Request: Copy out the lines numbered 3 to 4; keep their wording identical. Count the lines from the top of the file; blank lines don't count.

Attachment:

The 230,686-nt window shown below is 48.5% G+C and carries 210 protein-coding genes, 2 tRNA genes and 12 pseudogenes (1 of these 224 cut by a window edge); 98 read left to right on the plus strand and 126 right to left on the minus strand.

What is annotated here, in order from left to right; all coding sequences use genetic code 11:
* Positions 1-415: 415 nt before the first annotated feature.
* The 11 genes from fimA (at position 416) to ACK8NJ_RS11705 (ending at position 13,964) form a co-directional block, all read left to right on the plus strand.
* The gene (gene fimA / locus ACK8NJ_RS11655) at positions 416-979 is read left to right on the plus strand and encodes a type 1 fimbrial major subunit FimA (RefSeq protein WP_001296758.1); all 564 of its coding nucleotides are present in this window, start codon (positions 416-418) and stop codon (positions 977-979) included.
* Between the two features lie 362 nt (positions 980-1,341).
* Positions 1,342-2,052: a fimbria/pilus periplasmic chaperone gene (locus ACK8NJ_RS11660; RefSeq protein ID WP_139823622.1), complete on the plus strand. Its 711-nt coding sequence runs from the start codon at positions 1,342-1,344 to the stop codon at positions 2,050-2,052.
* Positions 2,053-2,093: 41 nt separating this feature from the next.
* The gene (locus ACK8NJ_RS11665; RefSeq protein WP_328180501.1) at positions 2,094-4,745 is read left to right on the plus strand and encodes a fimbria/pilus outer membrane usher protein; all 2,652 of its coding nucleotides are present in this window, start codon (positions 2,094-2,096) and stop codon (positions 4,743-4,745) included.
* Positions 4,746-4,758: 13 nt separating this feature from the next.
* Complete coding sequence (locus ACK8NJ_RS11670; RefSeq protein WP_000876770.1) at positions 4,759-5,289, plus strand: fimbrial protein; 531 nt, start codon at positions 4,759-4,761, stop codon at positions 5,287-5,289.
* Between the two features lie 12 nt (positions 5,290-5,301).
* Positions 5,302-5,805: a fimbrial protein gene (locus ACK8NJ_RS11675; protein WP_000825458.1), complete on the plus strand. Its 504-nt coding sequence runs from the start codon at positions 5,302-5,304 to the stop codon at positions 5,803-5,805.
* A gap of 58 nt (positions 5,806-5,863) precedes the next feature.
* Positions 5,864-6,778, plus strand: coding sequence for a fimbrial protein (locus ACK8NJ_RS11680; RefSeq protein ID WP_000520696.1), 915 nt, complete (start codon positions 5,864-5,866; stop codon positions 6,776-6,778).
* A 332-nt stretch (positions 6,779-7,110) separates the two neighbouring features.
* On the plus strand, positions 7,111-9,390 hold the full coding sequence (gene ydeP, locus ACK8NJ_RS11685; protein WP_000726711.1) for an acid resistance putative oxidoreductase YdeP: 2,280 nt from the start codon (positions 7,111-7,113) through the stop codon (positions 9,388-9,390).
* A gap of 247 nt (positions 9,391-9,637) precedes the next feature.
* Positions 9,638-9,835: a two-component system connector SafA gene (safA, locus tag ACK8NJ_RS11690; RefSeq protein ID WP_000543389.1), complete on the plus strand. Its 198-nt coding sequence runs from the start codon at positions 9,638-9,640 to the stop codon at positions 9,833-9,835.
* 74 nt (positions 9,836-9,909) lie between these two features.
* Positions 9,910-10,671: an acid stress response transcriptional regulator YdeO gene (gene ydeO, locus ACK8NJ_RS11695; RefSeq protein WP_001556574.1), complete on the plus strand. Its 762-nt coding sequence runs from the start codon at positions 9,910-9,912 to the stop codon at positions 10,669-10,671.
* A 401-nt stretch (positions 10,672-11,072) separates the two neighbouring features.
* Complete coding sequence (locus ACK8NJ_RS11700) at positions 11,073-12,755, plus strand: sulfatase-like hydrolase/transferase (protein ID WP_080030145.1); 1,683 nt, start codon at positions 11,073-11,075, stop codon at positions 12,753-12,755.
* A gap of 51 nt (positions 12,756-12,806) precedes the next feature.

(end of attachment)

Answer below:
* Positions 1-415: 415 nt before the first annotated feature.
* The 11 genes from fimA (at position 416) to ACK8NJ_RS11705 (ending at position 13,964) form a co-directional block, all read left to right on the plus strand.